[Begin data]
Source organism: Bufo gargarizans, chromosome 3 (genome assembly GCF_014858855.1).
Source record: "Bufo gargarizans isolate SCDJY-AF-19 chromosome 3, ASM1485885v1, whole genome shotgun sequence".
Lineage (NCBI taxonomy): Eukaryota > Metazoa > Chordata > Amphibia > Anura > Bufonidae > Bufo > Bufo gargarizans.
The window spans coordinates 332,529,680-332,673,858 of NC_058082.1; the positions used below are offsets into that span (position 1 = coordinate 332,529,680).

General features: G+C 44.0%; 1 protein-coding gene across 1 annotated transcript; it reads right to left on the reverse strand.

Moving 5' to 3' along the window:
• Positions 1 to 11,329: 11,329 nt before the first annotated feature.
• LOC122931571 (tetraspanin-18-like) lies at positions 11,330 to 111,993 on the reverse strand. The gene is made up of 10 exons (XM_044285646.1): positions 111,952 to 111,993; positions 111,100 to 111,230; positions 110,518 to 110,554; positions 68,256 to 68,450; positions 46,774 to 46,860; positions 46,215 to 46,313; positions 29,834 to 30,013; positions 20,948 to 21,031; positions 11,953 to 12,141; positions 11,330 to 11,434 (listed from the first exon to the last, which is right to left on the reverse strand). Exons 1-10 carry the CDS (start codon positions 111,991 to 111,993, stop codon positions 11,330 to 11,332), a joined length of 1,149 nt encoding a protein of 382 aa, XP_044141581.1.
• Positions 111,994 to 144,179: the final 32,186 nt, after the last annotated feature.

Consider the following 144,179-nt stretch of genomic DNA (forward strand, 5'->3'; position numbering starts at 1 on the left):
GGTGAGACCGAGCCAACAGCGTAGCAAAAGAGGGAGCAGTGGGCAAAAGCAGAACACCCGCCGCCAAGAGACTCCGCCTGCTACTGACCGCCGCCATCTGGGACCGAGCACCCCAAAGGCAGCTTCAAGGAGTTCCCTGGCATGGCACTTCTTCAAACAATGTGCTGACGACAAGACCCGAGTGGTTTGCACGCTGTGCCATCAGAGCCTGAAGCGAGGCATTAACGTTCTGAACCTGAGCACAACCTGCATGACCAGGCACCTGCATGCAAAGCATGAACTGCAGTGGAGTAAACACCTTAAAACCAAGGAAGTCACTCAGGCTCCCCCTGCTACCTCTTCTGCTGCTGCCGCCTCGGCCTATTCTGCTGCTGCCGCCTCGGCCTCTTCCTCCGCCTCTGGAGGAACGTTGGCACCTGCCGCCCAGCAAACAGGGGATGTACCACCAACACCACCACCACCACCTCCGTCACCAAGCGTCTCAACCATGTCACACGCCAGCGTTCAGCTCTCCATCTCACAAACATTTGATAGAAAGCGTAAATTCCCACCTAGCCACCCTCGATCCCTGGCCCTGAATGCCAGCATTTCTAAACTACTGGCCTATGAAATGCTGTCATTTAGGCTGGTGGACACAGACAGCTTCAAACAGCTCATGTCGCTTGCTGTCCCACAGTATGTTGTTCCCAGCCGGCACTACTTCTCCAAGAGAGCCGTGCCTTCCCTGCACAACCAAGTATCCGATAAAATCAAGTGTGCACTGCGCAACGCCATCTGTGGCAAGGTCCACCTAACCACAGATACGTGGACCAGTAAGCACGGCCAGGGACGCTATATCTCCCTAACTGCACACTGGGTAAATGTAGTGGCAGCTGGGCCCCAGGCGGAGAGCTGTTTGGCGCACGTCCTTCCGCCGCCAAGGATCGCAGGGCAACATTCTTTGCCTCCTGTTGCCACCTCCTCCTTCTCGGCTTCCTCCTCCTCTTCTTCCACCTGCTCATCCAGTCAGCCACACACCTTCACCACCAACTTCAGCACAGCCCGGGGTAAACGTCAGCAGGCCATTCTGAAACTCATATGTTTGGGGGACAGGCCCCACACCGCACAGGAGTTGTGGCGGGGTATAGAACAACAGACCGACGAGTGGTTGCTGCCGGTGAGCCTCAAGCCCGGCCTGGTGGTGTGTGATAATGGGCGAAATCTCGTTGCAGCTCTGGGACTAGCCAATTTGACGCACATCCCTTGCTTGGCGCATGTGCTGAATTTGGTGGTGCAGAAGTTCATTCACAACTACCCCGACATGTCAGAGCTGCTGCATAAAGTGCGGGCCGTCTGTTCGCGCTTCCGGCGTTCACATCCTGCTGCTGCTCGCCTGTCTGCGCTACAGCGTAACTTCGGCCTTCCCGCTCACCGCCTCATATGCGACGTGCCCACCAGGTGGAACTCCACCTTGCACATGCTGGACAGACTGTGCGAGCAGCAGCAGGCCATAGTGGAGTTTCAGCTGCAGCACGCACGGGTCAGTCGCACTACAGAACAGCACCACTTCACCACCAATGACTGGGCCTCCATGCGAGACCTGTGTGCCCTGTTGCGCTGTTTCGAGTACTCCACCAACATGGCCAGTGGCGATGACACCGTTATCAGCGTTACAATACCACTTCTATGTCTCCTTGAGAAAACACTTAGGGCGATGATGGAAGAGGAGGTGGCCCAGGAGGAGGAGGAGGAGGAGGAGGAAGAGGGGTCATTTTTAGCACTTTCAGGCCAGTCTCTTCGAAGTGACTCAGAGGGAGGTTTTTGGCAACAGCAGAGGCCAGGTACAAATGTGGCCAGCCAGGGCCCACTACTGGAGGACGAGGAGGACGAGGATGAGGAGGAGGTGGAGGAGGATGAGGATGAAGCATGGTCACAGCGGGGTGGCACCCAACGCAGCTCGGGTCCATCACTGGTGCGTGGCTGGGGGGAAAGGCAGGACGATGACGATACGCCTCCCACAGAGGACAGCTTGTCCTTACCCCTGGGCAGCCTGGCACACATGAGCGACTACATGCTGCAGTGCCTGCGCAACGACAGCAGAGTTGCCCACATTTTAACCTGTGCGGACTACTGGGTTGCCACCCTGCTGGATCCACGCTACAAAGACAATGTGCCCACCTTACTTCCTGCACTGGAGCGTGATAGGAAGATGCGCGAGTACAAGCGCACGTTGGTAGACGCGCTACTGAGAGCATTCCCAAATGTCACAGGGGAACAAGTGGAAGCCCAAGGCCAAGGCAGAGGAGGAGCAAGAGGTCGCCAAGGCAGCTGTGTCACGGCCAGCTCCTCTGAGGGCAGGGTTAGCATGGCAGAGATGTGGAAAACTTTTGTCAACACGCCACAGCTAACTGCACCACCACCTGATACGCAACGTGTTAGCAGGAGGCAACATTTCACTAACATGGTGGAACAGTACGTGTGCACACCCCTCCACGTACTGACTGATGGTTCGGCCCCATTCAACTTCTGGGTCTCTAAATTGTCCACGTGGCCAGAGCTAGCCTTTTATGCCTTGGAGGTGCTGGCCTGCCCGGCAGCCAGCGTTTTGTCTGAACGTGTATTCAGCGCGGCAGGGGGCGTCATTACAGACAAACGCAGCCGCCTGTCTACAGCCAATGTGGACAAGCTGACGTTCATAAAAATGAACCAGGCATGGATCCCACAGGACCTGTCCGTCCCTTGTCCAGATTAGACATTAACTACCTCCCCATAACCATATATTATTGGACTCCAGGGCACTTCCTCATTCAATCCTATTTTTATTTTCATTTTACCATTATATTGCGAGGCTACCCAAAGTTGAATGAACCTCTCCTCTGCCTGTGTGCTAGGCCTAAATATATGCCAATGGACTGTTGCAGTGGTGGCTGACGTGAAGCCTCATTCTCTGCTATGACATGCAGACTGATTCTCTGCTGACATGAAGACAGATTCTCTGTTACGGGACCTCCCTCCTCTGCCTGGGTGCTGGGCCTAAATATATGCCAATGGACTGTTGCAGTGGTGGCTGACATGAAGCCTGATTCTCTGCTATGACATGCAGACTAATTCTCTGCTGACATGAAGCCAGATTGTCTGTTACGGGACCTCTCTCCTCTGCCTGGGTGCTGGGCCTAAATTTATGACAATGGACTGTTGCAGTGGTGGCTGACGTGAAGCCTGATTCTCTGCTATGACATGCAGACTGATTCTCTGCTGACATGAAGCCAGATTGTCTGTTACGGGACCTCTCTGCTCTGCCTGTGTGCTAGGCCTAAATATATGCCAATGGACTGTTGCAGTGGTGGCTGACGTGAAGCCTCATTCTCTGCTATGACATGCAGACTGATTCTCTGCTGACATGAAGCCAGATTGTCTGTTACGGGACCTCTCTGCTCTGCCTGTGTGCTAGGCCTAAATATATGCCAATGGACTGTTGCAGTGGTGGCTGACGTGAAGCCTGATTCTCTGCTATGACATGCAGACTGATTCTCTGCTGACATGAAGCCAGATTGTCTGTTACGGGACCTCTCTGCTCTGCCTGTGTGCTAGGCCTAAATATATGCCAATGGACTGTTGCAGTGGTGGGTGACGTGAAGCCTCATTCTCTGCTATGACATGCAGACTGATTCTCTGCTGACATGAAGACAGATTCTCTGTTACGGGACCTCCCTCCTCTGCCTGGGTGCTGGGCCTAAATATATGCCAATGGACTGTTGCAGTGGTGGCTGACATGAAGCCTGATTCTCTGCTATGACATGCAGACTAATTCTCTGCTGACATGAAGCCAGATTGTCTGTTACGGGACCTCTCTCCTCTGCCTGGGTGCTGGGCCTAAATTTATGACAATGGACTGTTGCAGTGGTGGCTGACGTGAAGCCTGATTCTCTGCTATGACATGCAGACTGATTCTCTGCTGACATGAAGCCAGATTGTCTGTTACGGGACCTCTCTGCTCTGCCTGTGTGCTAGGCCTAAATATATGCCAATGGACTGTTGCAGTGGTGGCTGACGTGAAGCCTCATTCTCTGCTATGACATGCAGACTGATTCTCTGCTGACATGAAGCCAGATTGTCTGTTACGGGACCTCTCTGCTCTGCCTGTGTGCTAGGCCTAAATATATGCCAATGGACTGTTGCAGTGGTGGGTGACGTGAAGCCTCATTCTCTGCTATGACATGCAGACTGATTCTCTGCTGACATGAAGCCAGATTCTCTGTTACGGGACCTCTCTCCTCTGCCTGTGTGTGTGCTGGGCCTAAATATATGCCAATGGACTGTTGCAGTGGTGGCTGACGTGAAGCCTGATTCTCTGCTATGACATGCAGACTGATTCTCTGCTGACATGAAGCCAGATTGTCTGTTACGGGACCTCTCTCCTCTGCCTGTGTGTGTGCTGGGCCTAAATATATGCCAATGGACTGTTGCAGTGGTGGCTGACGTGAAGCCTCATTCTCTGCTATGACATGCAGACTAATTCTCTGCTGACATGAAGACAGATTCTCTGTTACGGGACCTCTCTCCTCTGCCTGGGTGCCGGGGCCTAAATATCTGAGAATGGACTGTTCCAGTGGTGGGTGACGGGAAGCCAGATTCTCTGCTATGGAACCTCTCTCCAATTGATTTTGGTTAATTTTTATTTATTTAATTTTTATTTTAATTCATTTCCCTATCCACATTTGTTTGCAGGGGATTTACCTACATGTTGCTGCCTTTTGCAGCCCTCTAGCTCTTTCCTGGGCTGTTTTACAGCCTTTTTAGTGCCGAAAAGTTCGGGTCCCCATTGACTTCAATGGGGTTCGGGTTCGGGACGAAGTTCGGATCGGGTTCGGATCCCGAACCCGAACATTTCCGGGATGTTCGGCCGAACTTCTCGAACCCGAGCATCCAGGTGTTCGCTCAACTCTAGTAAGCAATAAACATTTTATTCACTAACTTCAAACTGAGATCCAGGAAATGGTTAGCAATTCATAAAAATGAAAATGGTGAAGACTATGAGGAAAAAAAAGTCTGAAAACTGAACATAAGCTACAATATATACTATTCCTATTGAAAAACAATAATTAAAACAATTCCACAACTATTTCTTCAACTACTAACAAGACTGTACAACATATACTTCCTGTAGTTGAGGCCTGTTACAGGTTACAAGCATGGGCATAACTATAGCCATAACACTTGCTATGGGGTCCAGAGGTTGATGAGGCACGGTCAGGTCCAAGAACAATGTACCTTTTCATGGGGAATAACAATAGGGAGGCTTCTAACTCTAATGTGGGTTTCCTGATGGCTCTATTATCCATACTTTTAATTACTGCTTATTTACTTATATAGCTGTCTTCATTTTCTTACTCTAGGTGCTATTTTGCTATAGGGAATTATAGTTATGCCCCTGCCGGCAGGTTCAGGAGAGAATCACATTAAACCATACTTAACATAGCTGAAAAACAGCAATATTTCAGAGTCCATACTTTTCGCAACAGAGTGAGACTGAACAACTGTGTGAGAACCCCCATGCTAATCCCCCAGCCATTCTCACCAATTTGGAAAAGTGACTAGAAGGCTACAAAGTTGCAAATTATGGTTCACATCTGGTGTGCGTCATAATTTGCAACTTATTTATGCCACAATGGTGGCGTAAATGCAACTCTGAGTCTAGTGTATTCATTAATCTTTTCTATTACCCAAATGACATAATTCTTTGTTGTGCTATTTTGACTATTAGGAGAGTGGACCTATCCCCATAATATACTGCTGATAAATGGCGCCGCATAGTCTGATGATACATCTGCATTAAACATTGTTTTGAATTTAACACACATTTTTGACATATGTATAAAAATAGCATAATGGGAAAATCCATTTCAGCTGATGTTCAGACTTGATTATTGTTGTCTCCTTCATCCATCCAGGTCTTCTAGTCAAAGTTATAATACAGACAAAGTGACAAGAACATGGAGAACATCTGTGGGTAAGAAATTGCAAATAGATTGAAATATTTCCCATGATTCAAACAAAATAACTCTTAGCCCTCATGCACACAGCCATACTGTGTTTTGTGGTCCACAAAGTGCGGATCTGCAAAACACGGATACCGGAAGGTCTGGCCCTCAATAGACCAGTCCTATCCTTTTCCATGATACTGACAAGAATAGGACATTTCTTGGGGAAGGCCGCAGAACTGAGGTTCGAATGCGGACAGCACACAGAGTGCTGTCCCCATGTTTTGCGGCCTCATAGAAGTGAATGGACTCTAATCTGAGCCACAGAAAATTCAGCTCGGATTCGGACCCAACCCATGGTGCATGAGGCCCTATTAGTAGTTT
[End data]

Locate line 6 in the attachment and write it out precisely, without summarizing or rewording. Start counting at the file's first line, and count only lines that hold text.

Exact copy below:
Moving 5' to 3' along the window: